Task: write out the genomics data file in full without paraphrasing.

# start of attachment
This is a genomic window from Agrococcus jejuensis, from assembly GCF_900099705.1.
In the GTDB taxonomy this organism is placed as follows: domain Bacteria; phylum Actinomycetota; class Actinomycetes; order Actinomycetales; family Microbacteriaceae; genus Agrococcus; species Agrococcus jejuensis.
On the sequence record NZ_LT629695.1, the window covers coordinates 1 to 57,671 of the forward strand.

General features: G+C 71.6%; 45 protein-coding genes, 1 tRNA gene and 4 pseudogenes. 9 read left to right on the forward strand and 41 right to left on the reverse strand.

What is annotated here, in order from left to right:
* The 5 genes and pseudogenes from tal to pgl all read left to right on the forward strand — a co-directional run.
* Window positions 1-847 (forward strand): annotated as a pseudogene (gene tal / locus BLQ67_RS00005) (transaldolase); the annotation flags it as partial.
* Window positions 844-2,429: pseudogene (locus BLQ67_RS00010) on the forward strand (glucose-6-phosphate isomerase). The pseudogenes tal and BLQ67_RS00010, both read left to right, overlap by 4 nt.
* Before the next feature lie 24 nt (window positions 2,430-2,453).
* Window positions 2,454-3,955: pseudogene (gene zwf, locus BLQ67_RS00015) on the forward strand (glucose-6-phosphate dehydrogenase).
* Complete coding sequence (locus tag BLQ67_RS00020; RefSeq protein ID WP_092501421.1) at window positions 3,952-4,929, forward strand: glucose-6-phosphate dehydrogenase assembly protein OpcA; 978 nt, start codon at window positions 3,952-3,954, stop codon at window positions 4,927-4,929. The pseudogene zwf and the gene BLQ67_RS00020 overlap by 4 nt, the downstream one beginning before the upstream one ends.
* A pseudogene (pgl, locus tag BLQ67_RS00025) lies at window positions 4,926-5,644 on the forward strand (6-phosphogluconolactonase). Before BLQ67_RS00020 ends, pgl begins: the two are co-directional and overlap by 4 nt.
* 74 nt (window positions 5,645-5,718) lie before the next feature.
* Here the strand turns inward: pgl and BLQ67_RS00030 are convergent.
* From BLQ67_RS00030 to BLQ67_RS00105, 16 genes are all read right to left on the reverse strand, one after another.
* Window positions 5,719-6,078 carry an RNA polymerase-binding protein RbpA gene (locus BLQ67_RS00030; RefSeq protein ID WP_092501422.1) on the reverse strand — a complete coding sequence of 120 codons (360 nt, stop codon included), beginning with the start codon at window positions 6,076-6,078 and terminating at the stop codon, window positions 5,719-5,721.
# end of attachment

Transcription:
This is a genomic window from Agrococcus jejuensis, from assembly GCF_900099705.1.
In the GTDB taxonomy this organism is placed as follows: domain Bacteria; phylum Actinomycetota; class Actinomycetes; order Actinomycetales; family Microbacteriaceae; genus Agrococcus; species Agrococcus jejuensis.
On the sequence record NZ_LT629695.1, the window covers coordinates 1 to 57,671 of the forward strand.

General features: G+C 71.6%; 45 protein-coding genes, 1 tRNA gene and 4 pseudogenes. 9 read left to right on the forward strand and 41 right to left on the reverse strand.

What is annotated here, in order from left to right:
* The 5 genes and pseudogenes from tal to pgl all read left to right on the forward strand — a co-directional run.
* Window positions 1-847 (forward strand): annotated as a pseudogene (gene tal / locus BLQ67_RS00005) (transaldolase); the annotation flags it as partial.
* Window positions 844-2,429: pseudogene (locus BLQ67_RS00010) on the forward strand (glucose-6-phosphate isomerase). The pseudogenes tal and BLQ67_RS00010, both read left to right, overlap by 4 nt.
* Before the next feature lie 24 nt (window positions 2,430-2,453).
* Window positions 2,454-3,955: pseudogene (gene zwf, locus BLQ67_RS00015) on the forward strand (glucose-6-phosphate dehydrogenase).
* Complete coding sequence (locus tag BLQ67_RS00020; RefSeq protein ID WP_092501421.1) at window positions 3,952-4,929, forward strand: glucose-6-phosphate dehydrogenase assembly protein OpcA; 978 nt, start codon at window positions 3,952-3,954, stop codon at window positions 4,927-4,929. The pseudogene zwf and the gene BLQ67_RS00020 overlap by 4 nt, the downstream one beginning before the upstream one ends.
* A pseudogene (pgl, locus tag BLQ67_RS00025) lies at window positions 4,926-5,644 on the forward strand (6-phosphogluconolactonase). Before BLQ67_RS00020 ends, pgl begins: the two are co-directional and overlap by 4 nt.
* 74 nt (window positions 5,645-5,718) lie before the next feature.
* Here the strand turns inward: pgl and BLQ67_RS00030 are convergent.
* From BLQ67_RS00030 to BLQ67_RS00105, 16 genes are all read right to left on the reverse strand, one after another.
* Window positions 5,719-6,078 carry an RNA polymerase-binding protein RbpA gene (locus BLQ67_RS00030; RefSeq protein ID WP_092501422.1) on the reverse strand — a complete coding sequence of 120 codons (360 nt, stop codon included), beginning with the start codon at window positions 6,076-6,078 and terminating at the stop codon, window positions 5,719-5,721.